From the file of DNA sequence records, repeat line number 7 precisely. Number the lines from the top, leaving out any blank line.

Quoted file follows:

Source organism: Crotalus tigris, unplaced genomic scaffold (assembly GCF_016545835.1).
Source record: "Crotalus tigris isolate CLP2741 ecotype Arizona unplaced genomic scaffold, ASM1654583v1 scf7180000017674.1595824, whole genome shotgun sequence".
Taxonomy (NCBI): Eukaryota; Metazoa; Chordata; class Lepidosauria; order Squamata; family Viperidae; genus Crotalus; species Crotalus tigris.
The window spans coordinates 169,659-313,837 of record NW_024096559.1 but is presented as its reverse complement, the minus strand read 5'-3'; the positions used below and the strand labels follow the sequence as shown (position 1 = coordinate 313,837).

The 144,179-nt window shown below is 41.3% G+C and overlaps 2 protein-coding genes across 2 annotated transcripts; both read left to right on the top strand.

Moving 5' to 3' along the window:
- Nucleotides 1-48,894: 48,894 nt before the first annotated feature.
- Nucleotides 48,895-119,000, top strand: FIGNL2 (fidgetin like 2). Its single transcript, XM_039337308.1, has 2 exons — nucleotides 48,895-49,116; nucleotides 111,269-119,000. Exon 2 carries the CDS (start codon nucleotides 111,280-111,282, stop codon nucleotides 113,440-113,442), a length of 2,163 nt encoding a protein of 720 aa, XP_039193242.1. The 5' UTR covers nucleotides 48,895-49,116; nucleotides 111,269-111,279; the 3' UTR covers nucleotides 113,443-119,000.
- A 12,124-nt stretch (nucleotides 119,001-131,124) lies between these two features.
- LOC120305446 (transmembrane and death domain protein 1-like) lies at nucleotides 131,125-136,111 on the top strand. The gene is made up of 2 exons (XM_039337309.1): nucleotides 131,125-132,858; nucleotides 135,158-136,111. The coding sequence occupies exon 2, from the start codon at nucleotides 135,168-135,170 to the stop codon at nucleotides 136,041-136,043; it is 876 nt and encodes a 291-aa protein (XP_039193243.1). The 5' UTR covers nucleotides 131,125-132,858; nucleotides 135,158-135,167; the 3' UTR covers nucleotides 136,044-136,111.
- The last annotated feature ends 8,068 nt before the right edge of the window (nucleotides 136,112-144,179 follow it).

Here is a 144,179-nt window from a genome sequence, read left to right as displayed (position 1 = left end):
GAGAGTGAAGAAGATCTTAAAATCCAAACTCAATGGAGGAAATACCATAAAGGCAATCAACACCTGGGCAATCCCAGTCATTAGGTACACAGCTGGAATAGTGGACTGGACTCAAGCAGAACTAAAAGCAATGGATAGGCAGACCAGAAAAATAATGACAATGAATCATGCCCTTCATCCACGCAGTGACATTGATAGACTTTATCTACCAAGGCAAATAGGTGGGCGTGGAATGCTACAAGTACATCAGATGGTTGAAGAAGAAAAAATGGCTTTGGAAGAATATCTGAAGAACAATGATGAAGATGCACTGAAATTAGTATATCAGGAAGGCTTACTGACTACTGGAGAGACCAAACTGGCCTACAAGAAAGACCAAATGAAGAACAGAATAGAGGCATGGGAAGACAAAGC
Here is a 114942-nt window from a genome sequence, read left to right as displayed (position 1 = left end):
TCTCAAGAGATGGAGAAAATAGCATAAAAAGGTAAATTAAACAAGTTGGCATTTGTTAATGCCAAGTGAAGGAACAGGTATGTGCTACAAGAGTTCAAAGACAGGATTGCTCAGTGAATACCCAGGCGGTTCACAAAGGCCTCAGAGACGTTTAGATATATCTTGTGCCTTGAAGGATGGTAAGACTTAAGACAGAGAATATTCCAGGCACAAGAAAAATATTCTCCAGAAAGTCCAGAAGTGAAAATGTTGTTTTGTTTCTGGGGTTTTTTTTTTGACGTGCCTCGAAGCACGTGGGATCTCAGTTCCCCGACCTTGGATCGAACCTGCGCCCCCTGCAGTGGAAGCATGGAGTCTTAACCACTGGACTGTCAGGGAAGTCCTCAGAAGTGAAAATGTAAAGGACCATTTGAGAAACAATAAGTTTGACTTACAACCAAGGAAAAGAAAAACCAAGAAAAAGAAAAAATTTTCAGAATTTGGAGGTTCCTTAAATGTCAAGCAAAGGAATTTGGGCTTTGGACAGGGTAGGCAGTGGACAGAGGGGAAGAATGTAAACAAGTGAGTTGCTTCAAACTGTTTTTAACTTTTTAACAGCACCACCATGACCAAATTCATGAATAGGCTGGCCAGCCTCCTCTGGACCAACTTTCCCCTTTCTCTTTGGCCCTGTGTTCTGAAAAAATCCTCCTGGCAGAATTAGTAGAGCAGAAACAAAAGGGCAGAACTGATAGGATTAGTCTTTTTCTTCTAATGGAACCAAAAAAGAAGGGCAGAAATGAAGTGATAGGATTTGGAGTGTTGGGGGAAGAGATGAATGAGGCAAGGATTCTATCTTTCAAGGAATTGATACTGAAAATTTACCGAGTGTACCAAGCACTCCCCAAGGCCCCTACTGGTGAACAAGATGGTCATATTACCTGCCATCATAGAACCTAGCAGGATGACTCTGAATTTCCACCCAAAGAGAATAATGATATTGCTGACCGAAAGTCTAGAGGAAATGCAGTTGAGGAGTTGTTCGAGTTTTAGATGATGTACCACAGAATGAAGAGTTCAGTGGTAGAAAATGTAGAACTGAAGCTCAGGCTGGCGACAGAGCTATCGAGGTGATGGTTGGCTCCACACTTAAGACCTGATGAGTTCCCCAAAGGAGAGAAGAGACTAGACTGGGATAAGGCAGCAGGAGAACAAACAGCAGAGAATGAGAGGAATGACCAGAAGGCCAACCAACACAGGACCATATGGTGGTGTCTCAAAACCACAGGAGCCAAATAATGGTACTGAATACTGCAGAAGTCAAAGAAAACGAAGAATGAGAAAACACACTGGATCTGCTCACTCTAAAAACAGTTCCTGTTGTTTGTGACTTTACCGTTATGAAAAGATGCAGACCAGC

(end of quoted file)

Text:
- Nucleotides 1-48,894: 48,894 nt before the first annotated feature.